Adolescence is a period of rapid change, marked by increased stress and emotion regulation difficulties, and concomitant increases in stress-related psychopathology. Although much research has been devoted to understanding the role of stress response systems, especially the HPA axis, in the development and maintenance of internalizing disorders, very little research has focused on the vulnerable adolescent period and none has been conducted prospectively beginning in infancy. Over the past 17 years, a large cohort of children participating since birth in the Wisconsin Study of Family and Work has been intensively studied to examine longitudinal associations of early stress exposure, HPA activity, and the development of childhood mental health problems. Based on these unique developmental data, the present proposal affords an unprecedented opportunity to follow this sample through adolescence, addressing novel questions regarding the role of early stress exposure in the sensitization of the HPA axis to later stress, associations with neural correlates of emotion dysregulation, and the development and course of internalizing psychopathology during this vulnerable period. To extend the existing longitudinal dataset to late adolescence, 300 adolescents and their mothers will be interviewed in grade 12 (approximate age 18). In addition, a,subset of 120 adolescents - selected on high vs. low early (age 41/?) and later (ages 11,13 and 15) cortisol levels - will participate in an intensive laboratory assessment of HPA reactivity and, as part of Projects 4 and 5, neural bases of emotion regulation.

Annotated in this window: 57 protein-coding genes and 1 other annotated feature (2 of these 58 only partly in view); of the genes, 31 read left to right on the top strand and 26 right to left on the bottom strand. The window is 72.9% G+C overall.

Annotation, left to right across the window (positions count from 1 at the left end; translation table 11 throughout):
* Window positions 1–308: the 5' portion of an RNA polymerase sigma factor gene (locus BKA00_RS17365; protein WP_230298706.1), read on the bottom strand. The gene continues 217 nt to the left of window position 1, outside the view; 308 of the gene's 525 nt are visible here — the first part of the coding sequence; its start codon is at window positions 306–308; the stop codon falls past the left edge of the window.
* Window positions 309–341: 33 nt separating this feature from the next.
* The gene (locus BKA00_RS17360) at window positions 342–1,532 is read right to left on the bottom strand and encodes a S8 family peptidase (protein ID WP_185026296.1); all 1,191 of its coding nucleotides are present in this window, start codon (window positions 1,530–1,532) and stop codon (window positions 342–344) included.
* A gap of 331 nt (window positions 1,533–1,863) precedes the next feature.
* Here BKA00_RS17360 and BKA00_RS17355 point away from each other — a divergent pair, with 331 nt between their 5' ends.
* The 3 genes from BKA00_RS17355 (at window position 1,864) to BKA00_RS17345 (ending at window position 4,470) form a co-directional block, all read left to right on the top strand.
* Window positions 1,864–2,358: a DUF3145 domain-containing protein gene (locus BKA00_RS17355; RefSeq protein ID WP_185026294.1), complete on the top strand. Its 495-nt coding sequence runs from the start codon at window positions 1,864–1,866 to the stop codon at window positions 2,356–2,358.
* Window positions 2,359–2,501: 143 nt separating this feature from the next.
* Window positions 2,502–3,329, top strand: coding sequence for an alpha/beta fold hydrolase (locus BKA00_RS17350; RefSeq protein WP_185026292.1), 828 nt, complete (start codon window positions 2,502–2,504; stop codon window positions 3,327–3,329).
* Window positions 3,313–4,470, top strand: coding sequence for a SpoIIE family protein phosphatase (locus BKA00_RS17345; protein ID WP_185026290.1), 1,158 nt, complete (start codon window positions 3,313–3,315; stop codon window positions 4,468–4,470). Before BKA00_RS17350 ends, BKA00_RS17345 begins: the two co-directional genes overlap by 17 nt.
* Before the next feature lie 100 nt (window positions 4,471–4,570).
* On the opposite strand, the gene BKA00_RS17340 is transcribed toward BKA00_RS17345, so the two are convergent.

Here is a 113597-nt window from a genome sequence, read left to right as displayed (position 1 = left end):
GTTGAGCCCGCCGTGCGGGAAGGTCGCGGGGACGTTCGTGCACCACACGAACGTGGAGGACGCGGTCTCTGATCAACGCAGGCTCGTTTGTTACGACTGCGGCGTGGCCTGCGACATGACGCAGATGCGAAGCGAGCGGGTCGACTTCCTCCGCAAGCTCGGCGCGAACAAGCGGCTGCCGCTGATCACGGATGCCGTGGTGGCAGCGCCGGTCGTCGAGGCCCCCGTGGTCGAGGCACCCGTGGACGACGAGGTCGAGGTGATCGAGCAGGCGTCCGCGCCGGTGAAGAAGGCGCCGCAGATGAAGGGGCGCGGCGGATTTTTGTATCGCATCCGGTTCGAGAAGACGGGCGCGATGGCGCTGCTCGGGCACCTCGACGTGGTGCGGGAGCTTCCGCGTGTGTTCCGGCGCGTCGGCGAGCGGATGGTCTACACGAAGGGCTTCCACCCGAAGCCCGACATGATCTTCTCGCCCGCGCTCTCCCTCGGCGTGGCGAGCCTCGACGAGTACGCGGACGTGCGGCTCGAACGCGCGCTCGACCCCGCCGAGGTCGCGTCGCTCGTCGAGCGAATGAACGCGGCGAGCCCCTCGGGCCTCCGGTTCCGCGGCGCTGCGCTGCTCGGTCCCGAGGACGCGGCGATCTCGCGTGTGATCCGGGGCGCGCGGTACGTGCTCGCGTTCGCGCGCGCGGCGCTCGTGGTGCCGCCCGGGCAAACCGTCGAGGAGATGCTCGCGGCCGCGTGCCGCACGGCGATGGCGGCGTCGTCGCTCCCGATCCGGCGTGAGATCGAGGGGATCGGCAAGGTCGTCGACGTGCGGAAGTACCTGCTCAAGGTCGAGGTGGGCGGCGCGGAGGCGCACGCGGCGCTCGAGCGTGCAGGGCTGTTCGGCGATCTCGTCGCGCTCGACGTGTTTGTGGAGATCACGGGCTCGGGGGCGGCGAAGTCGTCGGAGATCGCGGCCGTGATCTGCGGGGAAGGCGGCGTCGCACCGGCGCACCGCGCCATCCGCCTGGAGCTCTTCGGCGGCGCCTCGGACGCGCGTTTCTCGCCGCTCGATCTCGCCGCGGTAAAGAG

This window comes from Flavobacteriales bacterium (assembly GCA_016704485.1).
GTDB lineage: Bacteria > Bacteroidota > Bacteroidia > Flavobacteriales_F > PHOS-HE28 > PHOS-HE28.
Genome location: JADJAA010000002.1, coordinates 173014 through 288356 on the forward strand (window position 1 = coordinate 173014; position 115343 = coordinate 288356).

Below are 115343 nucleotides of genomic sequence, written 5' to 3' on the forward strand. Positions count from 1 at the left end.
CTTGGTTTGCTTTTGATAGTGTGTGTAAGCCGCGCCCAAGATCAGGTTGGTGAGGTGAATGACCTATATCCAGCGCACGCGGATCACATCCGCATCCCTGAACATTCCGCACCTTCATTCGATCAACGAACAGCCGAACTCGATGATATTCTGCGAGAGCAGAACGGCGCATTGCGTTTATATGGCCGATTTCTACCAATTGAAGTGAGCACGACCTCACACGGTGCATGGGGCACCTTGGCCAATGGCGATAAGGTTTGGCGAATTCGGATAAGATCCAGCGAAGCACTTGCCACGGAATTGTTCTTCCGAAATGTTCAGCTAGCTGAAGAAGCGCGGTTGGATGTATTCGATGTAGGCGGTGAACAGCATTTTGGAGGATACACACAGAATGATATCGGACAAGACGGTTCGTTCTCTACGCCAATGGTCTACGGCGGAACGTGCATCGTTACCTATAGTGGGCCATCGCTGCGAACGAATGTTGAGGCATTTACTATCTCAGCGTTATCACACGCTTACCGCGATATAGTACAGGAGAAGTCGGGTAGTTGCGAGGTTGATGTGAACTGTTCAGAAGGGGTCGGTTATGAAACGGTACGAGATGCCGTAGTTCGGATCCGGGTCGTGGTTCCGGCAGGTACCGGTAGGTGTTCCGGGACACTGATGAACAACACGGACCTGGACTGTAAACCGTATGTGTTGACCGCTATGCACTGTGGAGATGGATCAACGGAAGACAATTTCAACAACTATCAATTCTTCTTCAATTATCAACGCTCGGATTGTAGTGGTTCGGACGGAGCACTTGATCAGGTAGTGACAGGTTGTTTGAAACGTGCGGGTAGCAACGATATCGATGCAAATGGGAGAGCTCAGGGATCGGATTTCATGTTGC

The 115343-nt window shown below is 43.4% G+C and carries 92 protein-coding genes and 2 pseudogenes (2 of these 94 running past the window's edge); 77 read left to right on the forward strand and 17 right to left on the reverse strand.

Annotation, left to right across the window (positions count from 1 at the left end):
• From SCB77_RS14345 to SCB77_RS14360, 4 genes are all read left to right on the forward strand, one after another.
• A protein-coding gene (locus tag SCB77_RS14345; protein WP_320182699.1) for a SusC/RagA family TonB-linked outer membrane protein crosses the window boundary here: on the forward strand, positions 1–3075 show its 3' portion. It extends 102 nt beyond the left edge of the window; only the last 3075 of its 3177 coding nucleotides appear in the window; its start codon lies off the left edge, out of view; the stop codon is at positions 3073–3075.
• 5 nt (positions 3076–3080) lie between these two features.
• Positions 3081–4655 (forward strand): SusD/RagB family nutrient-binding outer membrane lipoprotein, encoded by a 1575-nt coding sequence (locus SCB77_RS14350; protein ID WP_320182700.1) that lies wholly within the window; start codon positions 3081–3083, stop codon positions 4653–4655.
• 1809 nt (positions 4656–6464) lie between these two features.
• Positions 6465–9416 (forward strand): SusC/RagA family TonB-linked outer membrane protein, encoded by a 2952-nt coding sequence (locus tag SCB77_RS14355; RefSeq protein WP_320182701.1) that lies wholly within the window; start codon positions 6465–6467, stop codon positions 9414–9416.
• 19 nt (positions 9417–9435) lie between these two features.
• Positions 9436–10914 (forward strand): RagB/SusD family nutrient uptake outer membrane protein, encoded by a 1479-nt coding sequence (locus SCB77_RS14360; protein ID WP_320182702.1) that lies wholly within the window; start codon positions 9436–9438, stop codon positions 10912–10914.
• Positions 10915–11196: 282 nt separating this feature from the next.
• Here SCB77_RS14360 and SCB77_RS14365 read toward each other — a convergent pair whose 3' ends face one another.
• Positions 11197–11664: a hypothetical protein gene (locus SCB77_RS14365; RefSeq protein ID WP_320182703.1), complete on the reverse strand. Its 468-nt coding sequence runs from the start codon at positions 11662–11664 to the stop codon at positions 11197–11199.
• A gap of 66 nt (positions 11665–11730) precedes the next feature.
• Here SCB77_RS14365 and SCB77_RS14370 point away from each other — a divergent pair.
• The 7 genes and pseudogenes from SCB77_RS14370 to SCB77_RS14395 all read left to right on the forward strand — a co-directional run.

Major aims are 1) to investigate the stress sensitization hypothesis in a community sample experiencing the normative stressors of adolescence;2) to test the stress sensitization hypothesis in a formal laboratory paradigm (the Trier Social Stress Test) with high salience for adolescents; and 3) to identify the stress exposure, HPA, other stress reactivity, and neural circuitry factors, and their combinations, which best discriminate individuals with internalizing disorders by late adolescence. Relevance: This work is highly innovative, integrating the strengths of longitudinal field research with those of laboratory approaches to understand the development of the HPA stress response system and the neural circuitry implicated in adolescent vulnerability to develop stress-related psychopathology, thus providing much needed information for researchers, clinicians, and policymakers.
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